"Come mai non hai un borsellino?"

Translation:How come you don't have a purse?

1/26/2013, 4:50:46 AM

12 Comments


https://www.duolingo.com/ShikiHana
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"Mai" is "never," so shouldn't the answer be "How come you never have a purse?" instead?

1/26/2013, 4:50:46 AM

https://www.duolingo.com/f.formica
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No: "come mai" is purely idiomatic and can be translated as "how come". If you were to translate "How come you never have a purse?" it'd be "Come mai non hai mai un borsellino?".

1/26/2013, 9:13:37 AM

https://www.duolingo.com/formaggiamente

Thanks a lot! How would you say "How come you have a purse?", that is, with a positive premise?

11/20/2013, 8:40:02 AM

https://www.duolingo.com/f.formica
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Simply "Come mai hai un borsellino?"

11/20/2013, 1:00:35 PM

https://www.duolingo.com/AdrianaCovaci

"come mai" means "how come"

2/20/2013, 1:32:47 PM

https://www.duolingo.com/brunobruck

This kind of things should be pointed out by duolingo

3/24/2013, 3:50:29 PM

https://www.duolingo.com/webMan1
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It is pointed out - if you hover over it and get a "you peeked". What they need is a phrase vocabulary, so that it introduces special or idiomatic combinations of words such as this.

4/3/2013, 4:05:05 AM

https://www.duolingo.com/RalphSherwin

"How is it that" is better English than "How come". Should not be marked wrong.

11/2/2013, 12:01:45 PM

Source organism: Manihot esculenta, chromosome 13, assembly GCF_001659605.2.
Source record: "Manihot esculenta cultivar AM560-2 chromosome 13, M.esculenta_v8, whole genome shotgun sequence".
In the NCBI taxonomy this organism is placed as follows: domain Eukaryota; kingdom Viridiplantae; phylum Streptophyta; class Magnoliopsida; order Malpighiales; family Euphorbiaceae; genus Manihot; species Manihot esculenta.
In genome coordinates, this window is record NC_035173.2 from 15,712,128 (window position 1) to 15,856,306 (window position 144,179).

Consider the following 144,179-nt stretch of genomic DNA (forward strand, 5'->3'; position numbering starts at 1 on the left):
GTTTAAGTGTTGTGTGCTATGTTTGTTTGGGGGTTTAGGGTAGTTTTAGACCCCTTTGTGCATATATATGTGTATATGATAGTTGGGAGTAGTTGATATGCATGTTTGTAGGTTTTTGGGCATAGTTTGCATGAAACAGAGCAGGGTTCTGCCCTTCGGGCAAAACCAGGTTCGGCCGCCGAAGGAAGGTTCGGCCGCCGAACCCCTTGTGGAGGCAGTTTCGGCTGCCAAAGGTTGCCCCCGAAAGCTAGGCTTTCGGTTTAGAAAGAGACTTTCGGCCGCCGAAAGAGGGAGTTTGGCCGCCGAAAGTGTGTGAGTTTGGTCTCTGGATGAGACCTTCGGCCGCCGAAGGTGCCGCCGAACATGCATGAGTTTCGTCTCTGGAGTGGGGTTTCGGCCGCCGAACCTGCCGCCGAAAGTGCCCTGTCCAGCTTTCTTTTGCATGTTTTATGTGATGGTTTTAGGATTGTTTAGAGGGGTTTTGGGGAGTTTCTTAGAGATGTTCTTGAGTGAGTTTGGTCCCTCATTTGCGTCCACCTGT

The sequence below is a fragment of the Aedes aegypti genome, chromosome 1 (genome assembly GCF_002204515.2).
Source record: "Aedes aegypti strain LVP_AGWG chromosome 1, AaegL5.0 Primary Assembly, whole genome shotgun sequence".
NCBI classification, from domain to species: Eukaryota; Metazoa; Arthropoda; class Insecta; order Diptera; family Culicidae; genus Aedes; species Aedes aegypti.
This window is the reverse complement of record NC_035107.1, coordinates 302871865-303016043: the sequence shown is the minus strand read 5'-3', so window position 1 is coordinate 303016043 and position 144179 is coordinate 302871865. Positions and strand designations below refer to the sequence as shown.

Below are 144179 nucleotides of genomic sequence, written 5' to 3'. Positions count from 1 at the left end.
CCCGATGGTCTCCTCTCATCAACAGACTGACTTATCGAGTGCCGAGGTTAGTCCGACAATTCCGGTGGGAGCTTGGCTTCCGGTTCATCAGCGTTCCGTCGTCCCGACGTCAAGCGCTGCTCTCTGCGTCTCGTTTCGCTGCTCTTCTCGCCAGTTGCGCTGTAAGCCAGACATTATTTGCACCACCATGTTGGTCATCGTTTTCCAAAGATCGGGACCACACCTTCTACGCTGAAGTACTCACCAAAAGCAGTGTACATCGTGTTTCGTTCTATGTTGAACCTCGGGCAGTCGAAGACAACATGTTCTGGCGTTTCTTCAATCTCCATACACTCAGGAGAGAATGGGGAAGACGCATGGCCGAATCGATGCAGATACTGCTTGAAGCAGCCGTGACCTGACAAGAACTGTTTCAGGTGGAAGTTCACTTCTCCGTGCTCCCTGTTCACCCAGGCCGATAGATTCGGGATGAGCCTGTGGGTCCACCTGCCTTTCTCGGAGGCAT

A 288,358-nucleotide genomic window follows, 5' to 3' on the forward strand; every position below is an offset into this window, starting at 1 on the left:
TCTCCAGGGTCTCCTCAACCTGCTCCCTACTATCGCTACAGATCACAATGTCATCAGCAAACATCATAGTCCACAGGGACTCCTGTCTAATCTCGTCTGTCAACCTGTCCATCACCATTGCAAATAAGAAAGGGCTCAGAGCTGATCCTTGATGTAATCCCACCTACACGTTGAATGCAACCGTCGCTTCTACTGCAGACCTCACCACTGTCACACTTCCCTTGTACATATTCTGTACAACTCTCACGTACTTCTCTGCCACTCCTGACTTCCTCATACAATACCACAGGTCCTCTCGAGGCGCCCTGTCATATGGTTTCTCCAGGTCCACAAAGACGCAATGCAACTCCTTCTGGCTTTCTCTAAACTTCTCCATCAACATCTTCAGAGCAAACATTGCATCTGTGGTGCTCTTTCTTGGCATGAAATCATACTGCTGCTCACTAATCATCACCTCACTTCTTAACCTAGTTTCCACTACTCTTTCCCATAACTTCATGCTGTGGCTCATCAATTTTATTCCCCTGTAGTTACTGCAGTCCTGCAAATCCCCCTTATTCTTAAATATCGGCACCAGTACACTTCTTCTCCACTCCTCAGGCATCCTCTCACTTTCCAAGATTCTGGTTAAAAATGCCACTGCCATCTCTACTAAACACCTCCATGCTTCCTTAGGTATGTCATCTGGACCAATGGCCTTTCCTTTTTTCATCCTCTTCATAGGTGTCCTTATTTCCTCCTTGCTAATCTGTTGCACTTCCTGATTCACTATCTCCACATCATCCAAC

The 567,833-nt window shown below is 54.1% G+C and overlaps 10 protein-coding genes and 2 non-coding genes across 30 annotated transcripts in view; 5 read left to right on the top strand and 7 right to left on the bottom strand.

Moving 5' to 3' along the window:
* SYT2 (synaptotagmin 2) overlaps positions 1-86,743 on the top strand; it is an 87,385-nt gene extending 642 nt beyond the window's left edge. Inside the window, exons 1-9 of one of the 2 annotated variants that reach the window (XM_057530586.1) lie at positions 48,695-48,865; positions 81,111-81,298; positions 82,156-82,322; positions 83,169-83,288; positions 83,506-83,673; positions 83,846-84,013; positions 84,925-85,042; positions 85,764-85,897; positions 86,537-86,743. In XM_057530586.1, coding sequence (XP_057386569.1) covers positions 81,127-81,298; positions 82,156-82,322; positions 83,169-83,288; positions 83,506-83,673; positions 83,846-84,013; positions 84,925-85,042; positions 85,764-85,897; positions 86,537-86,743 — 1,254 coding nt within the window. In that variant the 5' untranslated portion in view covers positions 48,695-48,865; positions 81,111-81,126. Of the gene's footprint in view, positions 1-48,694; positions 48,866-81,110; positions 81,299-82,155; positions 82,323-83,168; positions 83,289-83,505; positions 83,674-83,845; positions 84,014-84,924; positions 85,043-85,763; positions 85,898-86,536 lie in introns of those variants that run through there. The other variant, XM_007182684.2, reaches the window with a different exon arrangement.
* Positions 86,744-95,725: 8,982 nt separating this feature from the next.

https://www.duolingo.com/Ariaflame
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So did you report it? 'How is it that' would be terribly formal and archaic sounding, any English speaker would indeed say 'How come you don't have a purse?'

11/25/2013, 8:52:11 AM

https://www.duolingo.com/joekal
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come mai can it mean why rather than how come

11/24/2013, 8:42:06 PM

https://www.duolingo.com/sarah1104

my question is about borsellino. I understand the 'ion' to be a diminutive, but why wouldn't 'how come you don't have a small (or little) purse'?

11/30/2013, 11:26:32 PM

https://www.duolingo.com/f.formica
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It's actually a double diminutive: borsa (bag, from the Greek byrsa, leather) was diminished to borsello to refer to a little bag (not only to carry money) and then to borsellino with the modern meaning of purse. Borsello is now mostly disused. Note that purse comes from bursa too, but in English it's had the borsello/borsellino meaning from the start (Old English pursa).

12/1/2013, 8:32:34 AM
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